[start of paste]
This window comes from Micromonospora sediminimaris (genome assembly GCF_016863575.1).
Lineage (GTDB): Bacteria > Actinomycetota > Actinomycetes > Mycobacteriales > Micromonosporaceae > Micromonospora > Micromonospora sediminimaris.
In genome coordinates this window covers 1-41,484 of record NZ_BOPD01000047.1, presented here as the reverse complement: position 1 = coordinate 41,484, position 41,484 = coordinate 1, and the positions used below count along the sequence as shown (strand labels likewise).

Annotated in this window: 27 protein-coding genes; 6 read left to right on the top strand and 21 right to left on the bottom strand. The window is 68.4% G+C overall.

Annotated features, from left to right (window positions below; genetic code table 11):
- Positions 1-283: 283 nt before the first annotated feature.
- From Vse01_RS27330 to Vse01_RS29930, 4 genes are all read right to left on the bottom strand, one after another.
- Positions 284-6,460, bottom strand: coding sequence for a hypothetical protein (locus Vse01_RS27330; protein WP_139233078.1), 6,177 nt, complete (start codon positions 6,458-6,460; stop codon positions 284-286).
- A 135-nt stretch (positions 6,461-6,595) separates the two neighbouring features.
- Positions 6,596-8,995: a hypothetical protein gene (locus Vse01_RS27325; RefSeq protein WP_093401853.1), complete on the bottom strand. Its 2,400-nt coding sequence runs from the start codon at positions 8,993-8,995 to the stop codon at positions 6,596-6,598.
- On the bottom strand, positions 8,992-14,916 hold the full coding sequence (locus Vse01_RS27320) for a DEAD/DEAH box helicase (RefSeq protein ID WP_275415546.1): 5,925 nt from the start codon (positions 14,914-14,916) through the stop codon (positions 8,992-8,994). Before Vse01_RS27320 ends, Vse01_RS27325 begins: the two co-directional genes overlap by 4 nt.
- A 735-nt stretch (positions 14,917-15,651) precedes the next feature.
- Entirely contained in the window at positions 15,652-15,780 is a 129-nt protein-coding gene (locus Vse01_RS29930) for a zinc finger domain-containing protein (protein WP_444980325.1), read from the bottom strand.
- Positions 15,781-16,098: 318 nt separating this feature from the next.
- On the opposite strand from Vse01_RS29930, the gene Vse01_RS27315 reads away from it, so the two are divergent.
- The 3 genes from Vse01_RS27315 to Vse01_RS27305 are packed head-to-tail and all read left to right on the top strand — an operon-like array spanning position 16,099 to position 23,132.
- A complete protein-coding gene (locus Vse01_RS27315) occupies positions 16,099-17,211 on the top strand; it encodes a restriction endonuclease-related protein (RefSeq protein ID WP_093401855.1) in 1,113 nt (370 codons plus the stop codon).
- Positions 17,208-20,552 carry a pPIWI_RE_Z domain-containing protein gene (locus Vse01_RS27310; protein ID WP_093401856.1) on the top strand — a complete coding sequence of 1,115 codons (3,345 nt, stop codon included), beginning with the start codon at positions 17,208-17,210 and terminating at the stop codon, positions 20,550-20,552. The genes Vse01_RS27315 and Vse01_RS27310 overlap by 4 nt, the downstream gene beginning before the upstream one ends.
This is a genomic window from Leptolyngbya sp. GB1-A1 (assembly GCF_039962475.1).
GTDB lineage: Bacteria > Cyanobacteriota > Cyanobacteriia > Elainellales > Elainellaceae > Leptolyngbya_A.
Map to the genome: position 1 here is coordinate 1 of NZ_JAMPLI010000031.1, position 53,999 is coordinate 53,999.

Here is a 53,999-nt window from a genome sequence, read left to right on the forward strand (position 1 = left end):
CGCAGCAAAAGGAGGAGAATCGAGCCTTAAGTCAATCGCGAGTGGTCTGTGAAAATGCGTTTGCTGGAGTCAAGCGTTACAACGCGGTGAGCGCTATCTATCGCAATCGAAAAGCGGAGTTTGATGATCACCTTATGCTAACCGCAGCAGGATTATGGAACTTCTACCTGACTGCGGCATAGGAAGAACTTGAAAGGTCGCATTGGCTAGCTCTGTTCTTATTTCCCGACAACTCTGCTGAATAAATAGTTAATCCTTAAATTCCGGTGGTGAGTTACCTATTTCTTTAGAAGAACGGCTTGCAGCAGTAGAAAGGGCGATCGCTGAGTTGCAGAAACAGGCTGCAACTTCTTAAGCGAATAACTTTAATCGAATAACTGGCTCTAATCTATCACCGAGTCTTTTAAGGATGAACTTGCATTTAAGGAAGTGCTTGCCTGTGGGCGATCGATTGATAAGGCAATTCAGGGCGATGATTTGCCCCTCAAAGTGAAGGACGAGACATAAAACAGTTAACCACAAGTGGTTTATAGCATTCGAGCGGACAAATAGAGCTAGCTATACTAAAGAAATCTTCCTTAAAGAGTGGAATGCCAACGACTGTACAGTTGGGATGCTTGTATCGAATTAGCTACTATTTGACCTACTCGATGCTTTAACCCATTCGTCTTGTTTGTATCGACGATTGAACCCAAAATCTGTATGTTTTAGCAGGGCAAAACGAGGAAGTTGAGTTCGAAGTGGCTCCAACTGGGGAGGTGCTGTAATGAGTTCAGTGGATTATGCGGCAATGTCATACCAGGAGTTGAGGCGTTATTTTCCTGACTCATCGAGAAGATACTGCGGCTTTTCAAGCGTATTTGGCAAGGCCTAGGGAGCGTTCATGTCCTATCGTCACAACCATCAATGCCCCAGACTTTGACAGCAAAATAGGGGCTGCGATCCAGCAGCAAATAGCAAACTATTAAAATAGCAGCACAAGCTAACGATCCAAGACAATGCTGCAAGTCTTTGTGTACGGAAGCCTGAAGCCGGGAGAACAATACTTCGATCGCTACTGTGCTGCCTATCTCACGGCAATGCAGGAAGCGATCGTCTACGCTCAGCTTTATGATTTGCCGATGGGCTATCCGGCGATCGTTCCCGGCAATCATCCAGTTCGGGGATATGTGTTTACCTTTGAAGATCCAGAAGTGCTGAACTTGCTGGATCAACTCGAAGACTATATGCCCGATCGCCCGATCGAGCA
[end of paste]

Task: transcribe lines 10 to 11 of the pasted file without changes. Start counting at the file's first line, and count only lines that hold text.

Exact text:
- Positions 6,596-8,995: a hypothetical protein gene (locus Vse01_RS27325; RefSeq protein WP_093401853.1), complete on the bottom strand. Its 2,400-nt coding sequence runs from the start codon at positions 8,993-8,995 to the stop codon at positions 6,596-6,598.
- On the bottom strand, positions 8,992-14,916 hold the full coding sequence (locus Vse01_RS27320) for a DEAD/DEAH box helicase (RefSeq protein ID WP_275415546.1): 5,925 nt from the start codon (positions 14,914-14,916) through the stop codon (positions 8,992-8,994). Before Vse01_RS27320 ends, Vse01_RS27325 begins: the two co-directional genes overlap by 4 nt.